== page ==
Landlords make their money by owning property, and charging people to live or work there. Some of their income comes from work they do maintaining the property or capital investment they put in to creating the property, which are both economically productive activities. But a large proportion of their income comes from something else. This can be seen by that fact that many landlords choose to hand their properties over to letting agents who perform all maintenance and investment in the property, while only taking a fraction of the rental income, leaving the rest to the landlord. If the letting agents are performing all of the capital investment and labour, where is the rest of the landlord’s income coming from? The answer is land. A landlord can be successful simply by buying land in a desirable location and renting it out, leaving someone else to do the productive work of building something there. The landlord does not produce land: he just owns it. The value of the land itself (again: not any improvements, such as buildings which sit on the land), is created by the work of others. Land next to a good school is valuable because of the work of the teachers and the investments in the school made by taxpayers, land in a bustling cultural hub is valuable because of the work of the artists and musicians who contribute to it, and fertile agricultural land is valuable because of the work of farmers who preserve the surrounding environment and the ecosystem which supports the soil. None of the value of the land itself is contributed by the landlord. In short, landlords make themselves wealthy by virtue of the fact that they are already wealthy enough to own land.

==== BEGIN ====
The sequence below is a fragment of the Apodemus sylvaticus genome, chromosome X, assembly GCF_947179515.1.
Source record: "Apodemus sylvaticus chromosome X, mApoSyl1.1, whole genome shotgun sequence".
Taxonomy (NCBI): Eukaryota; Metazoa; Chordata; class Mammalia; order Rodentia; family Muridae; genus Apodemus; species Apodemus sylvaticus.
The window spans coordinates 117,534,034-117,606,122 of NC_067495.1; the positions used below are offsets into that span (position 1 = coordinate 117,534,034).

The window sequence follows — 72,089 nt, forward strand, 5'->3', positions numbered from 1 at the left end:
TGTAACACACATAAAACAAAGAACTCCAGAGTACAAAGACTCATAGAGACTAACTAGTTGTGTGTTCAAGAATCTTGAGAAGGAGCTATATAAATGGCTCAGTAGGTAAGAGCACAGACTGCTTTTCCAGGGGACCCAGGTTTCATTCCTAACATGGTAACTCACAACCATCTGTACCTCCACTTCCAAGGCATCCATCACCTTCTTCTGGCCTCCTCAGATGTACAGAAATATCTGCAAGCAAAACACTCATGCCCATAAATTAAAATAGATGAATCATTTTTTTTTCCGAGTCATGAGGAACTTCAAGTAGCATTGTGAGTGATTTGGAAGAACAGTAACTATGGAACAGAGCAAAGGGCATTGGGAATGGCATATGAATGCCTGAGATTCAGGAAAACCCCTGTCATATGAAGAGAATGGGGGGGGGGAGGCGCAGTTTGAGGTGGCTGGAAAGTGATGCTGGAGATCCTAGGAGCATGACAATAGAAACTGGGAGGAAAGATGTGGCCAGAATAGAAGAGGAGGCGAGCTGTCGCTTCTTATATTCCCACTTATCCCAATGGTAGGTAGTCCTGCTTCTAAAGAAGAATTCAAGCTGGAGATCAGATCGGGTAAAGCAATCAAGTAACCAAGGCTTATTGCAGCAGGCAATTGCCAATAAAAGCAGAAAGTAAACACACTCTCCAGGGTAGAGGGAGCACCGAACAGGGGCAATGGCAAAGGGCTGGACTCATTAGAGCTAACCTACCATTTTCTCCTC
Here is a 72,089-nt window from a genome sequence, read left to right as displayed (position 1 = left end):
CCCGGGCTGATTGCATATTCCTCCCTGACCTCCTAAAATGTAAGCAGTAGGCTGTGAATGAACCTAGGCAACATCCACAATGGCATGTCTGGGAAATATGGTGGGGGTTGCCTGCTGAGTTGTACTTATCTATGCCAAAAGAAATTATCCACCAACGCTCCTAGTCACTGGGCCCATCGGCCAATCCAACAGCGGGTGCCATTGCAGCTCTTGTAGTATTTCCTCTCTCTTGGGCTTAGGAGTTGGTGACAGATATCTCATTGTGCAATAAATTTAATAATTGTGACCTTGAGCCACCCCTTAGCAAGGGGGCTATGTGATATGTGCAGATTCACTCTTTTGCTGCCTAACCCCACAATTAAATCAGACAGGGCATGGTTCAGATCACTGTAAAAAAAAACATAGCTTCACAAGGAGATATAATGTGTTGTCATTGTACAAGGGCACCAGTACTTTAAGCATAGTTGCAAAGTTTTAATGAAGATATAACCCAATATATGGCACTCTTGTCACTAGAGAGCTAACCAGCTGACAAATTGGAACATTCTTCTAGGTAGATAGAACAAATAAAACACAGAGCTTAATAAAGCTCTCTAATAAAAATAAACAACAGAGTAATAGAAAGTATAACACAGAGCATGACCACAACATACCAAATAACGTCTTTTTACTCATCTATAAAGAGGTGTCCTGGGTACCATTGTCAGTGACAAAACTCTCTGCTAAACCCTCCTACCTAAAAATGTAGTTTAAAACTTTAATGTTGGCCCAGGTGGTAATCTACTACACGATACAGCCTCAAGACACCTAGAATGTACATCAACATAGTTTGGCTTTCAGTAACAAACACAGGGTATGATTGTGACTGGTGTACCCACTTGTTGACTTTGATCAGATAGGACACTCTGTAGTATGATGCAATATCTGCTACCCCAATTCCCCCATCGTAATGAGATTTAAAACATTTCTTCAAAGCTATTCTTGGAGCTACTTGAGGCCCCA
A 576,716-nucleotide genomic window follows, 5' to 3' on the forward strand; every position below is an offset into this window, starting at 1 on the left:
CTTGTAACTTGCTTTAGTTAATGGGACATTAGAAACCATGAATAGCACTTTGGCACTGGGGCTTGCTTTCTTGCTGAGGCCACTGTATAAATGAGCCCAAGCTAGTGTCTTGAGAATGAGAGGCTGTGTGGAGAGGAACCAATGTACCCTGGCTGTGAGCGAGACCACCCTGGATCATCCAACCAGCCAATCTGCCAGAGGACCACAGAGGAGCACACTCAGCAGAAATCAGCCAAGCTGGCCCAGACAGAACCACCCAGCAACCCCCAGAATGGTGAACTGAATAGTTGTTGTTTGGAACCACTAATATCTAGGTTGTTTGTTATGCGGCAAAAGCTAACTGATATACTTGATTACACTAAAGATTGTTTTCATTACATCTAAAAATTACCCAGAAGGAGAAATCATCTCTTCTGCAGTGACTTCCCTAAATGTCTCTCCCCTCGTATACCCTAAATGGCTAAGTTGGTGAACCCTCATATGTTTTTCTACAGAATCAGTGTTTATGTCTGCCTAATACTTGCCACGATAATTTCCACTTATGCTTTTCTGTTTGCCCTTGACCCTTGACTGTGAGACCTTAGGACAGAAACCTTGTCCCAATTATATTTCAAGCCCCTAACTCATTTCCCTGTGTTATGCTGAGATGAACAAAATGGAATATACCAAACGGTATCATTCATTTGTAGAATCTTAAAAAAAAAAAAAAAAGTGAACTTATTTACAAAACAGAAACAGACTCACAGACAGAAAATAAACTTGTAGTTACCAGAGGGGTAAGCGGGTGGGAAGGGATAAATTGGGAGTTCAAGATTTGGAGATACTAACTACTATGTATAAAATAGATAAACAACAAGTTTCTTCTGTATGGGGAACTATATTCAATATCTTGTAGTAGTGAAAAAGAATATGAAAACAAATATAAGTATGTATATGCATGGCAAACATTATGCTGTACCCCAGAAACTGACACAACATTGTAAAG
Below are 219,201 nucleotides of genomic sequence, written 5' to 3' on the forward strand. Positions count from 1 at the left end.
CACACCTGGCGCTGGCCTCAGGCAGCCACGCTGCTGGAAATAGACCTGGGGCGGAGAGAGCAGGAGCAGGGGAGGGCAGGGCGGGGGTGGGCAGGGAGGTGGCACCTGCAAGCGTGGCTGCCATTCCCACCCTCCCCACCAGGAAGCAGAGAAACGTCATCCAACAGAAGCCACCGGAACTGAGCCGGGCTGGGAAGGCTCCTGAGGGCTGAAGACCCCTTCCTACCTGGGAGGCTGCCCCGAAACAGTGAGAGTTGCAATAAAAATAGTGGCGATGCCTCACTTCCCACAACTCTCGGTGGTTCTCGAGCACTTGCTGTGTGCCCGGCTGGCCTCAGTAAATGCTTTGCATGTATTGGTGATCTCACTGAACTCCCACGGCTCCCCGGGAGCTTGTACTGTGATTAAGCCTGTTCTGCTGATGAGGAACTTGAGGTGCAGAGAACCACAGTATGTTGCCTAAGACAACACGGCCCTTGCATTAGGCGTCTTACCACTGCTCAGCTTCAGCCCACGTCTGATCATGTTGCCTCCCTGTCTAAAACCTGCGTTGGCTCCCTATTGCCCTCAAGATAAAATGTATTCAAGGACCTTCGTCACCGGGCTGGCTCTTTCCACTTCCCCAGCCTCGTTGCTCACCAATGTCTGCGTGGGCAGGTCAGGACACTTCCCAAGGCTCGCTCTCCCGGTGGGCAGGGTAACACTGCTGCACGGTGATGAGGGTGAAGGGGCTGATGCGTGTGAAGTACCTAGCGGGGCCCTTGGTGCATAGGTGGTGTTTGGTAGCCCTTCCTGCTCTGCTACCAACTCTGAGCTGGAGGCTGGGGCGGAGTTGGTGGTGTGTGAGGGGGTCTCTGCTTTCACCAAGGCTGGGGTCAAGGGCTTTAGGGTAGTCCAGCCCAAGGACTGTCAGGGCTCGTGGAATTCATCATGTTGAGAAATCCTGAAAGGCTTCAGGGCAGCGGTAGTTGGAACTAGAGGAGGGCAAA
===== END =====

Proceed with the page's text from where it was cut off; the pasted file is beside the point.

Contrast this to an entrepreneur who puts her own capital and labour into making a successful business, a construction worker who builds new houses, a researcher who finds new medical drugs, or a cleaner who mops floors. These four people all earn money by actually doing something: creating, working, or investing. The landlord (primarily) makes money by owning, not by producing or doing.

Yet those who do the productive work which improves our world (like the entrepreneur, the construction worker, the researcher, or the cleaner) are punished for their work by being forced to pay taxes on their income. Indeed, they pay the same rates of income tax as the landlord, who primarily makes his money without producing anything. Income tax disincentivises the exact kind of productive work which our country needs. Taxing the unimproved value of land shifts the burden away from productive workers and investors and onto those who exploit their ownership of land whose value they did not create.